Worker battles Iberostar hotel over four-year suspension
February 2, 2016 seemed like a normal work day for Marlon McLeod when he arrived at Iberostar Rose Hall Beach Hotel in Montego Bay, St James.
But within minutes, according to the then 26-year-old assistant guest relations manager, his life was turned upside down after he was summoned to the resort’s human resource department.
McLeod said he was handed a letter, signed by then Human Resource Manager G. Anthony Ferguson, which linked him to “an alleged incident of fraud on the Iberostar property”.
“The decision is now made to suspend your services pending further investigations. Kindly submit your name tag and identification card to the HR department or to your department head immediately,” read a copy of the letter he made available to The Gleaner.
“Leading up to that day, no charges had been levelled against me and I never got a disciplinary hearing. Never,” he insisted.
Now, nearly four years later, McLeod remains on suspension from his $129,000-a-month job. He has since hired an attorney and is bracing for a legal showdown with the Spanish owners of the luxury resort.
His attorney, Lorenzo Eccleston, told The Gleaner that the case has also been placed before the Industrial Disputes Tribunal.
Eccleston has already filed a constitutional motion in the Supreme Court seeking more than three dozen declarations in McLeod’s favour.
“It’s very detailed and it’s very wide. It covers the aspect that he has been denied the right to property under Section 15 of the Constitution by not getting any salary; it covers aspects of the suspension itself and whether an employer ought to be allowed to have someone on suspension indefinitely,” he disclosed.
“It also looks at his legitimate expectation of having a hearing within a reasonable time or having such internal disciplinary matter be dealt with within a short span of time. It also covers mental illness or psychiatric illness or the depression that has come as a result,” said Eccleston, warning that he will be seeking constitutional and aggravated damages against the hotel.
McLeod described how the decision to place him on suspension threw him into an economic and mental tailspin.
“From that time until now, I have been in survival mode, especially because of the nature of the situation and how it unfolded.”
“I think devastated would be the most appropriate word, especially in the earlier part. I have my life to live. I am a young man growing up,” he said.
Gavin Goffe, the attorney for Iberostar Beach Hotel, confirmed that McLeod was sent on leave following an incident in which the credit card of a guest was “compromised”.
“Based on certain investigations which have been done, another employee had been charged. As we were told by the police, that employee had indicated that Marlon McLeod was part of the [alleged] fraud,” Goffe asserted.
He acknowledged, however, that the case against the other employee was dismissed by the court because the guest did not return to the island to give evidence.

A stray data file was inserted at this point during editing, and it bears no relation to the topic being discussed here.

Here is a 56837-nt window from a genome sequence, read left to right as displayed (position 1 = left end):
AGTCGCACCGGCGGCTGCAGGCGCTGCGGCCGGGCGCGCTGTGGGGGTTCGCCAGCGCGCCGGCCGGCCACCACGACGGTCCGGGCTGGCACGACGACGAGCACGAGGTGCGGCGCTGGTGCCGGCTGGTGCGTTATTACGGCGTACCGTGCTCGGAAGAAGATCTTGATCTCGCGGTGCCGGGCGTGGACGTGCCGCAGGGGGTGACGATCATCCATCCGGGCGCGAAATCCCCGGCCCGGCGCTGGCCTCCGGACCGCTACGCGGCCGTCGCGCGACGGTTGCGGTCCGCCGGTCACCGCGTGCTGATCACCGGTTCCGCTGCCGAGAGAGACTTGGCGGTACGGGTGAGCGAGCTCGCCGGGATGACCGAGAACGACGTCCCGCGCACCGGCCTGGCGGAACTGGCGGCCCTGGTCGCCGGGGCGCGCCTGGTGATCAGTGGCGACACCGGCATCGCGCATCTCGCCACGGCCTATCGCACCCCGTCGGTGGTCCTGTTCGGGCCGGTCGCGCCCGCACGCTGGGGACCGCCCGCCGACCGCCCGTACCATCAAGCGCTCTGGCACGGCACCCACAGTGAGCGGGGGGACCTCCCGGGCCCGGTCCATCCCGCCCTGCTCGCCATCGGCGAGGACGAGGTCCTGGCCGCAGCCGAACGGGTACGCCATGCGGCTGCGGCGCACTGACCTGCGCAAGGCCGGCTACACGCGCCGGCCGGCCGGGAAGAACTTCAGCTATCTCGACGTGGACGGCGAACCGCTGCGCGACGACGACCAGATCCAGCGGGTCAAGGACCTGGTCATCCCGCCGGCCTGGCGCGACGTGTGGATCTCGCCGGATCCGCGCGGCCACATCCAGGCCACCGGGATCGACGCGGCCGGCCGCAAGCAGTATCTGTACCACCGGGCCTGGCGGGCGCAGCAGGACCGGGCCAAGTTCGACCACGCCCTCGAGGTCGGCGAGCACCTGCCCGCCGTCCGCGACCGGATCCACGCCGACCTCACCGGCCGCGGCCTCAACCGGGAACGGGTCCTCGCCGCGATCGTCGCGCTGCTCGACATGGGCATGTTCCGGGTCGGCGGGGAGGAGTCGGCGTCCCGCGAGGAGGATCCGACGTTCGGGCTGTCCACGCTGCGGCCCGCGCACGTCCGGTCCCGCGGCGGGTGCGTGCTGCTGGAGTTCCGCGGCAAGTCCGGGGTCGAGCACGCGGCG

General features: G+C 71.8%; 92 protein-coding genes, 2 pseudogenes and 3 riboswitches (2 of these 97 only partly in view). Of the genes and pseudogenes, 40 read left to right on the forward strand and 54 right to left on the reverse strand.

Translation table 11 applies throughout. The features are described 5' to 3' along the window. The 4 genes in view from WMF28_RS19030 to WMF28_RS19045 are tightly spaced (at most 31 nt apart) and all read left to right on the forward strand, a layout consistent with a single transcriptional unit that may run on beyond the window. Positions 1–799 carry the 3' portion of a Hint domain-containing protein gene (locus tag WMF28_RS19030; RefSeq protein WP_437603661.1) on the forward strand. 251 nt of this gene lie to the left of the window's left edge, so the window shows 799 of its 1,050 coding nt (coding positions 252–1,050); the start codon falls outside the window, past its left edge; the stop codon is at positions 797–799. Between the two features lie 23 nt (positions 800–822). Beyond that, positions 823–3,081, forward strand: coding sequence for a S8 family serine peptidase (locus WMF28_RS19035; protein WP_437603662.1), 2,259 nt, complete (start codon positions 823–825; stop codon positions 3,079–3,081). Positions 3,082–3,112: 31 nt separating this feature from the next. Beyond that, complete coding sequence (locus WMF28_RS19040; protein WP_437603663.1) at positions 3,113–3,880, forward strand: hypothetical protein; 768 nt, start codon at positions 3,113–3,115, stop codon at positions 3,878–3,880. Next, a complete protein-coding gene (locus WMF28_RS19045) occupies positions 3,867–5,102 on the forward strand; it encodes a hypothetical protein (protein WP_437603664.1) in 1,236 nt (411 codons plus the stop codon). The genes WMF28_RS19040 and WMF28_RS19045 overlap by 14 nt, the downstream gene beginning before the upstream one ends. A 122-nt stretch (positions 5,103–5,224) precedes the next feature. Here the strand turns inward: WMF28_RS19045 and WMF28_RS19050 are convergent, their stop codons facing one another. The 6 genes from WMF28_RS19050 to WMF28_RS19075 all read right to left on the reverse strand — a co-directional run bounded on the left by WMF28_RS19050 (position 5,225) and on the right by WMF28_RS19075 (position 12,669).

“As it stands right now, the matter having been thrown out against [the other employee], there is still no resolution of the facts because the fraud did occur,” Goffe insisted.
“There is still no comfort to the hotel to know that it still does not know whether its employees were involved in the fraud or not.”
Goffe said that the hotel’s position was further compounded by McLeod going back on a commitment to give a statement to police investigators.
“The initial position taken by Mr McLeod and his attorney was that they would be happy to give a statement to the police because he wanted to clear his name,” Goffe told The Gleaner.
The Iberostar attorney said that he provided Eccleston with the telephone number of the police constable probing the alleged fraud. “Then they went and met with him, then said they were not giving a statement,” he said, while acknowledging that it was within McLeod’s right not to give the police a statement.
“That is part of the issue that created a problem for the company.”
But Eccleston disputed this assertion, saying no one wrote to him or his client about giving a statement to the police. Despite this, he said that he and McLeod met with the police investigator in January 2017 and were told that the former assistant guest services manager had been implicated in the alleged fraud by a co-worker.
However, he said court documents received from the attorney for the co-worker “made no mention of my client in any statement”.
“There was no mention of my client in the Q&A, but most importantly, she [attorney for the co-worker] told me that the case was dismissed from the year before,” he revealed.
Eccleston said that as a result, he wrote to then acting Police Commissioner Novelette Grant and, later, her successor, George Quallo, about the allegations against his client.
“By letter dated June 9, 2017, then Commissioner of Police George Fitzroy Quallo wrote to me and said … there is no ongoing investigation involving your client, Mr Marlon McLeod,” Eccleston said, quoting from the letter.
Goffe said that one of the sticking points for the near four-year suspension is McLeod’s demand that he be reinstated and paid for the time he was separated from his job.
“We are saying there is no way we are going to be paying you all this money; it’s not our fault,” he reasoned.
“If he had given the statement to the police, I suspect that we would not have been here today. So, I am not trying to say perhaps my client could not have done things differently somewhere along the line, but the fact that we are here cannot be blamed entirely on one party.”